Intel Israel President Mooly Eden expressed concern Sunday that Israel was becoming complacent with its status as the “start-up nation,” a phrase popularized by a book of the same name exalting the country’s entrepreneurial innovations.
“This isn’t forever,” Eden said at the company’s annual conference in North Tel Aviv, against a backdrop of convertible touch screen laptops, tablets, smart phones and other high-powered gadgets. “Are we investing enough in Israel on a national level so that in the future we will a have ‘Israel: The Start-up Nation, Part Two,’ or will this be a history book?”Eden raised the question after announcing a banner year for Intel Israel. The company more than doubled its exports, from $2.2 billion in 2011 to $4.6 b. in 2012. That figure represents 10% of Israel’s total exports (excluding diamonds), and 20% of the country’s $21.5 billion in high tech exports.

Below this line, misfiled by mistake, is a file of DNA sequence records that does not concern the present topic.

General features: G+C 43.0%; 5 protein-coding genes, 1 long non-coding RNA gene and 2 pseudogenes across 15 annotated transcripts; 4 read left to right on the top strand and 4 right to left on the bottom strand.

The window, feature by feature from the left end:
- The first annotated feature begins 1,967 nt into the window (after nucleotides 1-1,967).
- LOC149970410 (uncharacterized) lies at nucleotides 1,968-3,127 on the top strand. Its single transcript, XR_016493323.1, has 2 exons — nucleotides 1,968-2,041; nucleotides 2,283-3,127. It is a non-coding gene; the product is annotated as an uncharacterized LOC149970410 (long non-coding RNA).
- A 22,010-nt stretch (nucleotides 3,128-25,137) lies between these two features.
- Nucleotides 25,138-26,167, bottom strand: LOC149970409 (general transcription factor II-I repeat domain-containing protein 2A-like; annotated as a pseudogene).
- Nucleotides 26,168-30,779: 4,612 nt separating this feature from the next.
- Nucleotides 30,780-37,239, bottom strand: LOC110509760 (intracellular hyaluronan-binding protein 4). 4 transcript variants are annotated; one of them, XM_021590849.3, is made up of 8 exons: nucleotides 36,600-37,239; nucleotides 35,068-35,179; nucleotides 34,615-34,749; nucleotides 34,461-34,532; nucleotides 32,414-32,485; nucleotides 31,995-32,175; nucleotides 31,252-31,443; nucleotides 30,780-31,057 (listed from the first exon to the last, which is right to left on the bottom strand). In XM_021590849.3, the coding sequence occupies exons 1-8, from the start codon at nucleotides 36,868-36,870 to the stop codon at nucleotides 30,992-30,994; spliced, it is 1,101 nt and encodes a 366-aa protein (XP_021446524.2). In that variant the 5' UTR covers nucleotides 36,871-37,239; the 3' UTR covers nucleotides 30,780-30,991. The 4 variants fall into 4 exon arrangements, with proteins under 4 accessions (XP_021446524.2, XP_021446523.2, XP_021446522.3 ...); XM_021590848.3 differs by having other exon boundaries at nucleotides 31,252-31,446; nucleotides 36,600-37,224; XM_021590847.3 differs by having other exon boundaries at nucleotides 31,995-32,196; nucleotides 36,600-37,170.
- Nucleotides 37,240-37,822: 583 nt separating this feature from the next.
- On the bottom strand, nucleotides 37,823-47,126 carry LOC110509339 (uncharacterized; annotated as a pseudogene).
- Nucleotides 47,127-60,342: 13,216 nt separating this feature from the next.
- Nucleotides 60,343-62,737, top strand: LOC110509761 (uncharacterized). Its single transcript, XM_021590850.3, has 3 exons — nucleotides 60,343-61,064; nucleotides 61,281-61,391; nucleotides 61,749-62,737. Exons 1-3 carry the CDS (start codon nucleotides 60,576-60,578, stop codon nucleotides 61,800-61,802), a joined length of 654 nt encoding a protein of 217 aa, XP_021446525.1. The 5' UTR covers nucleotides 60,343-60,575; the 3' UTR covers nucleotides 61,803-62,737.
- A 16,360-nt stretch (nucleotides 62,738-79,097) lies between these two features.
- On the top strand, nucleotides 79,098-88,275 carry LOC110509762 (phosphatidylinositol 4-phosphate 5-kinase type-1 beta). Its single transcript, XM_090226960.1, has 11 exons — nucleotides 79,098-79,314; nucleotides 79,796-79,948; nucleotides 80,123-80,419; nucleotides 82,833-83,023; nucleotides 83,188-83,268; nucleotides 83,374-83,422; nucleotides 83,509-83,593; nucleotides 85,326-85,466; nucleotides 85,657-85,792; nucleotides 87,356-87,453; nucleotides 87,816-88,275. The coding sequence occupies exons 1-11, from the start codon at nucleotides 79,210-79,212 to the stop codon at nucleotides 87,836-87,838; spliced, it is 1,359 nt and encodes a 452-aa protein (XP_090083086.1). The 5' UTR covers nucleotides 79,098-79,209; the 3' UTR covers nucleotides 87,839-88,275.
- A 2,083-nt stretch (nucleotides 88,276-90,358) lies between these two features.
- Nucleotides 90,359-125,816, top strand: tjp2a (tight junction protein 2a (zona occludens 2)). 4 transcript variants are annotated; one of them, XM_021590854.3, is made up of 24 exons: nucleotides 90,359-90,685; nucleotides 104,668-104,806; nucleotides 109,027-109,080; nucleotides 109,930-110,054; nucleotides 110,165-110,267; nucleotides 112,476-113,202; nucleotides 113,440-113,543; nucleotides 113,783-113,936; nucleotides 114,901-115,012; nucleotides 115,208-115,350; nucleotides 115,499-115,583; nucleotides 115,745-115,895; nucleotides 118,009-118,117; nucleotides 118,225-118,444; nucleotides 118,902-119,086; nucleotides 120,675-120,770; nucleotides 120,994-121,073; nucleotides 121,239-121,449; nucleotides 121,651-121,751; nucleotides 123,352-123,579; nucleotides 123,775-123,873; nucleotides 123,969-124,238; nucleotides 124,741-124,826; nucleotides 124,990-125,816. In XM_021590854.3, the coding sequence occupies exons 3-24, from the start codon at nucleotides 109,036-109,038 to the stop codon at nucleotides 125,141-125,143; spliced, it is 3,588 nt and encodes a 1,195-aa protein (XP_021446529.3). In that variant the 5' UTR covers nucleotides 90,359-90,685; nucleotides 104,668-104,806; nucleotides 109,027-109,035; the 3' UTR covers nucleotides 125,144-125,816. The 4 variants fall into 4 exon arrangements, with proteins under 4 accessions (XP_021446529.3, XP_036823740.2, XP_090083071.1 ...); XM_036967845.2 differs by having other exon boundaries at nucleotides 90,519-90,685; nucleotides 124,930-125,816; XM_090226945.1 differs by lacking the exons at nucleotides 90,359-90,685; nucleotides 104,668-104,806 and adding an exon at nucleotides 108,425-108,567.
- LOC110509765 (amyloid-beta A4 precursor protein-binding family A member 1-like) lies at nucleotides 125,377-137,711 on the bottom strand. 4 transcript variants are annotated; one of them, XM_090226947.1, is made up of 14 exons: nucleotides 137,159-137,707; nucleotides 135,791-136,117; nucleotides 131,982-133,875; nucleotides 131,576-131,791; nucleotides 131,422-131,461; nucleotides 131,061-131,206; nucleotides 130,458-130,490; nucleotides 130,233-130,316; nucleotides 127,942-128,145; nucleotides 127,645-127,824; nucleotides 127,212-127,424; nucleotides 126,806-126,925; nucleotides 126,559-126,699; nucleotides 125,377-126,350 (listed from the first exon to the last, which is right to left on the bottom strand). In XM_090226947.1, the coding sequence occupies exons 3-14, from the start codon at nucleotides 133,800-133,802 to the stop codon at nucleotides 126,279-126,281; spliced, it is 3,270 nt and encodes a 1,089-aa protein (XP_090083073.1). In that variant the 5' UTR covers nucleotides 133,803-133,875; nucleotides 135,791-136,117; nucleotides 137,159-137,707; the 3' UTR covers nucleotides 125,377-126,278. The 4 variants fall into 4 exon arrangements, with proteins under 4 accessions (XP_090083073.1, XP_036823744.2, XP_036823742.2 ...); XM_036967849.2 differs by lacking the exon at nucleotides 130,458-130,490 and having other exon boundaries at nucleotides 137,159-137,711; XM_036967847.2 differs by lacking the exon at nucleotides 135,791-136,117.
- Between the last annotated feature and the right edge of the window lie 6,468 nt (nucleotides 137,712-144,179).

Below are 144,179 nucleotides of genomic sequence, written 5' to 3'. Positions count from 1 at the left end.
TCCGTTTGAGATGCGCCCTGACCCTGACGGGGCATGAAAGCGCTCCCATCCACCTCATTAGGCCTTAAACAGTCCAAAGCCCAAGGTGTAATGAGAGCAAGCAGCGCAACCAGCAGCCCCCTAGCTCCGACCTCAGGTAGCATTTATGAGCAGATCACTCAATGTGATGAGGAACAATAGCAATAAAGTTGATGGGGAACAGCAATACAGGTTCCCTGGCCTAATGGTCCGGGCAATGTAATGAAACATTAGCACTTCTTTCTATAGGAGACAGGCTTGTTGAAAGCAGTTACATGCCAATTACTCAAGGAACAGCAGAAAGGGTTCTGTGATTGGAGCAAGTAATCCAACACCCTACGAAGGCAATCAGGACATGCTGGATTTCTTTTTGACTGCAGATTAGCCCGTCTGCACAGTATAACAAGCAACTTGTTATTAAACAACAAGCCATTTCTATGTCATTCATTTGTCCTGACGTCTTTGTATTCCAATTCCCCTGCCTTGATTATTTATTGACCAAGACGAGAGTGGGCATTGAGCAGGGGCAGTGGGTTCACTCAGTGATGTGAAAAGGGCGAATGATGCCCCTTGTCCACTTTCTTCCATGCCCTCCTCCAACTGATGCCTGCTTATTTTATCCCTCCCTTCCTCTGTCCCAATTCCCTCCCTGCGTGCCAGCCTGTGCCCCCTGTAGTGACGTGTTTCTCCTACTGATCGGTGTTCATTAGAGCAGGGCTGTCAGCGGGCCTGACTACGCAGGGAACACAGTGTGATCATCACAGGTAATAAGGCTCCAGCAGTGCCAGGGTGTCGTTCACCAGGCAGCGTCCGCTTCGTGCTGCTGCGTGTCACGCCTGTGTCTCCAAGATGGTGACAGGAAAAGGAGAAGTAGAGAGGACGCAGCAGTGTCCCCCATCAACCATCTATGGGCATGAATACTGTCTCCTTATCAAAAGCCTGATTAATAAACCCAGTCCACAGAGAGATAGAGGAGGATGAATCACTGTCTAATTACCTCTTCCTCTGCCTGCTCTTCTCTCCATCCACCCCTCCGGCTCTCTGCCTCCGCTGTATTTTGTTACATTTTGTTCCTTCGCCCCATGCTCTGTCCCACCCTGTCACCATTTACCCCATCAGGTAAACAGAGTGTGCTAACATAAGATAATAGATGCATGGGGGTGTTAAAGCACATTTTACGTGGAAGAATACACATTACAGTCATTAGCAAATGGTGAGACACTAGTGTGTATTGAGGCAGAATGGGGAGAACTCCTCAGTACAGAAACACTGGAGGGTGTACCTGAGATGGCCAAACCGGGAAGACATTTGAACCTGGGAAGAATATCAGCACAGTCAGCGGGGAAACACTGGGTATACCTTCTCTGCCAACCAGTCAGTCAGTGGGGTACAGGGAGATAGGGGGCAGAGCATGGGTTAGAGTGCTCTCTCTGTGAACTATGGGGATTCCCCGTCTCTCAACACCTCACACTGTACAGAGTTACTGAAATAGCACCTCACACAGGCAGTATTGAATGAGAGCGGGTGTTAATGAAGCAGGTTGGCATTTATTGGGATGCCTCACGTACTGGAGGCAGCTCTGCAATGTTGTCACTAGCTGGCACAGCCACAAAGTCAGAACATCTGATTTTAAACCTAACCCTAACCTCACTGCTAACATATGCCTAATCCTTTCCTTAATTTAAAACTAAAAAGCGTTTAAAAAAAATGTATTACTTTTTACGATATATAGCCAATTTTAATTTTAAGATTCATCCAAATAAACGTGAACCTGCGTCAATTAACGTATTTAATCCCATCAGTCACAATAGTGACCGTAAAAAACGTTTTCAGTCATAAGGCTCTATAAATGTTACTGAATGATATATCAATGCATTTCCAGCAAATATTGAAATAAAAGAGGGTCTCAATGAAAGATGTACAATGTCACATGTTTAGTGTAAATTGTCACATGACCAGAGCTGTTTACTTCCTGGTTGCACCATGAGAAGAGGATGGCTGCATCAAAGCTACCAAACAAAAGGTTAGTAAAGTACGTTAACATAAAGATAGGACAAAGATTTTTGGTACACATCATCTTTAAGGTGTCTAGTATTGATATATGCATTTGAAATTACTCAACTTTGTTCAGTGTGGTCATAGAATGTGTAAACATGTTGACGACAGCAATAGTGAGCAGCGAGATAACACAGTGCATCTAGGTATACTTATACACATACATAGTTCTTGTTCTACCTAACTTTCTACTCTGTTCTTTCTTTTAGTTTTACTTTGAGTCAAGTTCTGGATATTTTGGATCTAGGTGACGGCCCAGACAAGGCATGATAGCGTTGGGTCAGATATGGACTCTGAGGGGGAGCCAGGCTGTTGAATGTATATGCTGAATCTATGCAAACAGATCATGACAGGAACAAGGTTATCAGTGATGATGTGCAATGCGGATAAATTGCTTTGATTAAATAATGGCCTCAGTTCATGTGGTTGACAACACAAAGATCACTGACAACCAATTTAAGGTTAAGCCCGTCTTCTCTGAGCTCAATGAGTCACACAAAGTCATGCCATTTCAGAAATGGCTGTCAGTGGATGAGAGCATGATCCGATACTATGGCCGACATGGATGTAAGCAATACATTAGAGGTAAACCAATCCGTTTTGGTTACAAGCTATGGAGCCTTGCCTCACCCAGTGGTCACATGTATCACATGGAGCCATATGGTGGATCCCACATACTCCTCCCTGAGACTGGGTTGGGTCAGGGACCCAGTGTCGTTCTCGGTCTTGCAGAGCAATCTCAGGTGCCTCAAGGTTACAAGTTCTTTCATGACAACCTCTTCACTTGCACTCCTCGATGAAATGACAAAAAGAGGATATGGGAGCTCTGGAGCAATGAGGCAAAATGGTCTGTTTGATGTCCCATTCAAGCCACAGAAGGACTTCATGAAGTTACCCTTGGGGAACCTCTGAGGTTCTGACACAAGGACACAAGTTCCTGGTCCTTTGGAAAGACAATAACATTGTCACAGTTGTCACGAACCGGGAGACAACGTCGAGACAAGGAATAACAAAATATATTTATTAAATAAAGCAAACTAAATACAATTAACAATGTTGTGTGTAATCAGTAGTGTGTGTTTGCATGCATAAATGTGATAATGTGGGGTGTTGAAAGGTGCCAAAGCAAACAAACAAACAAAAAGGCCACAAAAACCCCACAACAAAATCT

“This should be a flashing red light,” said Eden, looking like a European Steve Jobs with his backward Kangel beret matching his all black attire. Although the company’s remarkable success in Israel caused him great pride, he said, there were plenty of other tech-savvy nations that will outpace Israel if it doesn’t make the right investments. “We aren’t the only start-up nation in the world. There’s a start-up nation in India and a start-up nation in China and a start-up nation in Brazil,” he said, attributing the current Israeli high-tech boom, in part, to the influx of relatively educated immigrants from the Soviet Union in the 1990’s.
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